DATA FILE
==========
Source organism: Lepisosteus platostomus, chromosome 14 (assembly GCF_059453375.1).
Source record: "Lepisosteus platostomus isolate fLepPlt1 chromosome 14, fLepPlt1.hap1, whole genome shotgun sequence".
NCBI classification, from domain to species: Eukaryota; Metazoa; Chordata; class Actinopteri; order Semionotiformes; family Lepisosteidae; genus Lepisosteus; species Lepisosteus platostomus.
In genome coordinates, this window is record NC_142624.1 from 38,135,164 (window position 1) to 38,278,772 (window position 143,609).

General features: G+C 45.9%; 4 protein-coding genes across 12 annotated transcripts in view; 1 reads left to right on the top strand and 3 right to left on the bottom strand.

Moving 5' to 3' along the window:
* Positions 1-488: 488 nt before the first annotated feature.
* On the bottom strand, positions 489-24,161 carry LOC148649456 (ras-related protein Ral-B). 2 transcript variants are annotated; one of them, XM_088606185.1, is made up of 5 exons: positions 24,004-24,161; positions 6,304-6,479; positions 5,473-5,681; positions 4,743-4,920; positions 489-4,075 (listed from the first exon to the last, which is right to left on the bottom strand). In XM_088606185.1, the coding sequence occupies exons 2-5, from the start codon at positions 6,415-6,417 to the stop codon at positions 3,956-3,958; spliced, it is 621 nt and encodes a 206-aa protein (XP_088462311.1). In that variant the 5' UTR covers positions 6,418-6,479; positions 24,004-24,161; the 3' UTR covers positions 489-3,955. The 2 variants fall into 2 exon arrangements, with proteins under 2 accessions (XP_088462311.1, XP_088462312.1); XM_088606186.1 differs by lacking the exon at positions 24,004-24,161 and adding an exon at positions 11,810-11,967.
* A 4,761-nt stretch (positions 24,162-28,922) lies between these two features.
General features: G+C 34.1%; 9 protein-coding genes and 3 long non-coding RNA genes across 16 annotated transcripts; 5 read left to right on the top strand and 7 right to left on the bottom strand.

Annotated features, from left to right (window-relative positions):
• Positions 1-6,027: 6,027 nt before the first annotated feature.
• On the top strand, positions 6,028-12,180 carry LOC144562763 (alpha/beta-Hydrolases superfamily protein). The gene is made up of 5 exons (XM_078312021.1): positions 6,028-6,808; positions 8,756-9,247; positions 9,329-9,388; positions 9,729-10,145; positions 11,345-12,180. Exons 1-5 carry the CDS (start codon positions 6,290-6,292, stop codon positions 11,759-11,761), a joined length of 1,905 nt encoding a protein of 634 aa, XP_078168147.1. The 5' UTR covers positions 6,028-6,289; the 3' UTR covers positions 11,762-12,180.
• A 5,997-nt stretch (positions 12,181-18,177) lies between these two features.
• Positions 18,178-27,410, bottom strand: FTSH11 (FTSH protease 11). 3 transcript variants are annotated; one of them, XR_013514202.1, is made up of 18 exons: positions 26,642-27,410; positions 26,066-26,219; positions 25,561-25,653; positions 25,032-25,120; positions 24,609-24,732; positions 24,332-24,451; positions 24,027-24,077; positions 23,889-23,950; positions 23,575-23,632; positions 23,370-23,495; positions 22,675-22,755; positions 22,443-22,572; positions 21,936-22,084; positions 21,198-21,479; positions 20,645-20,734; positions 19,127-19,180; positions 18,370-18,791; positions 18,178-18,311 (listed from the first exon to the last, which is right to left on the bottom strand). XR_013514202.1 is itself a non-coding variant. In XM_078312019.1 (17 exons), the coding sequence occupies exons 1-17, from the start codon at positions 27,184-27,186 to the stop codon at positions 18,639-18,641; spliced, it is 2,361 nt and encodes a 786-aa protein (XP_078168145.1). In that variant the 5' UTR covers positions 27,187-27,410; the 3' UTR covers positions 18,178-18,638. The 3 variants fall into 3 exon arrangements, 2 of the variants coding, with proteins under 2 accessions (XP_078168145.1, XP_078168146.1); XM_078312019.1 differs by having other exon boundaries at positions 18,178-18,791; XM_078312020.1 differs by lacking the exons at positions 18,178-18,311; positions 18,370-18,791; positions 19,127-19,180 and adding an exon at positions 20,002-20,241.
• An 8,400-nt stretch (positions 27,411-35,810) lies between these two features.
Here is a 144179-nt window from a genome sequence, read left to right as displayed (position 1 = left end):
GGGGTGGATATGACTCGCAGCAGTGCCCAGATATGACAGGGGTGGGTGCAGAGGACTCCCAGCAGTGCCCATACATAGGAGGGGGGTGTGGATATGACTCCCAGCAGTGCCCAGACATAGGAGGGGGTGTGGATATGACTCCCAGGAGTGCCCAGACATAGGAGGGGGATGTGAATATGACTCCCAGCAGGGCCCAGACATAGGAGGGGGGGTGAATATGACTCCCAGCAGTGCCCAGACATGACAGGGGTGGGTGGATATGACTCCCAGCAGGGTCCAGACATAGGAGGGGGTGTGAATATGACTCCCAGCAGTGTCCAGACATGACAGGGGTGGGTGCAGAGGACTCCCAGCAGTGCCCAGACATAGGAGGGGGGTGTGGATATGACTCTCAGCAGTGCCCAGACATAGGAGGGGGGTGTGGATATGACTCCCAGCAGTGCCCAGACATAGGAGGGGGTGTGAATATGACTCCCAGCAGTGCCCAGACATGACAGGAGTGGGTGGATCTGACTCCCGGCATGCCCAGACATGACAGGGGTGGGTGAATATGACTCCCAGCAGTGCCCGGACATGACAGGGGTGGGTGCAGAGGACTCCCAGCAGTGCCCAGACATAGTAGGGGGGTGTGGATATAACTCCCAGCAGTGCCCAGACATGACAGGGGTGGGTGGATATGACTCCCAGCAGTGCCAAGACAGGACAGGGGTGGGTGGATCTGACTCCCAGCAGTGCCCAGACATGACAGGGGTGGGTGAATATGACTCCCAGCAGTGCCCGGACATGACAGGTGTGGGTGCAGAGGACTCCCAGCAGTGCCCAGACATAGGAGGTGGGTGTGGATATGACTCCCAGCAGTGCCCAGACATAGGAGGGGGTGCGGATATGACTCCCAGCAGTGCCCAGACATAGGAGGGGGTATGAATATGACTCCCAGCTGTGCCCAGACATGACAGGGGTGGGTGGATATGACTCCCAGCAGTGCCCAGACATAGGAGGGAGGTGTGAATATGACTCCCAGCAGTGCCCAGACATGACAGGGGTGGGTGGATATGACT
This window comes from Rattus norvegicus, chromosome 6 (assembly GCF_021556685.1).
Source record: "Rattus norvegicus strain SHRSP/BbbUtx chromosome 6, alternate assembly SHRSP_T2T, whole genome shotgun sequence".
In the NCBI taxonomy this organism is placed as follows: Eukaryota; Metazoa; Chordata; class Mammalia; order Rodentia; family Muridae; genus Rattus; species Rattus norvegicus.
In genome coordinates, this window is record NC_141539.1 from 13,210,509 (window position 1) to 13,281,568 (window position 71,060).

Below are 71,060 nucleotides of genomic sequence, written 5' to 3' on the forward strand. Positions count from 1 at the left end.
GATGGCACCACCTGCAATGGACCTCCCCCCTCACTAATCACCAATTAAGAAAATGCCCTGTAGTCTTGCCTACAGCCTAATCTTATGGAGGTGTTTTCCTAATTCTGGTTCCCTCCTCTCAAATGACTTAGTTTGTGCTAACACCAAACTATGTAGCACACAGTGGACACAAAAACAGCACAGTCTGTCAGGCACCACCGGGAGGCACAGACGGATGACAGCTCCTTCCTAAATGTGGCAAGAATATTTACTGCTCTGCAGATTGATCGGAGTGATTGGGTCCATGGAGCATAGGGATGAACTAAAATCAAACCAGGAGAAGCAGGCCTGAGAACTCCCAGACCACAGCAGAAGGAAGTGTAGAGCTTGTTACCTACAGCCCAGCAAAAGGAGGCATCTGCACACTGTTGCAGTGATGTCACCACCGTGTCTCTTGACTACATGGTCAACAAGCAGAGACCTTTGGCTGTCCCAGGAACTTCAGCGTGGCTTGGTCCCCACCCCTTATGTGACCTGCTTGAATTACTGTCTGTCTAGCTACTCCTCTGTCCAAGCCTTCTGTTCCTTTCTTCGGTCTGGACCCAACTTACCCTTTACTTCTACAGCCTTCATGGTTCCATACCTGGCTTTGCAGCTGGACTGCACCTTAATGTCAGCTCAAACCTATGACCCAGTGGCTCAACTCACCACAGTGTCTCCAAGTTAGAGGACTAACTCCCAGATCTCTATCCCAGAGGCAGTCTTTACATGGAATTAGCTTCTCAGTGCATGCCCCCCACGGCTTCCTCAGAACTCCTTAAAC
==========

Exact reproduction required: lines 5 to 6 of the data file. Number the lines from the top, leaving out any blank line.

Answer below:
General features: G+C 45.9%; 4 protein-coding genes across 12 annotated transcripts in view; 1 reads left to right on the top strand and 3 right to left on the bottom strand.

Moving 5' to 3' along the window: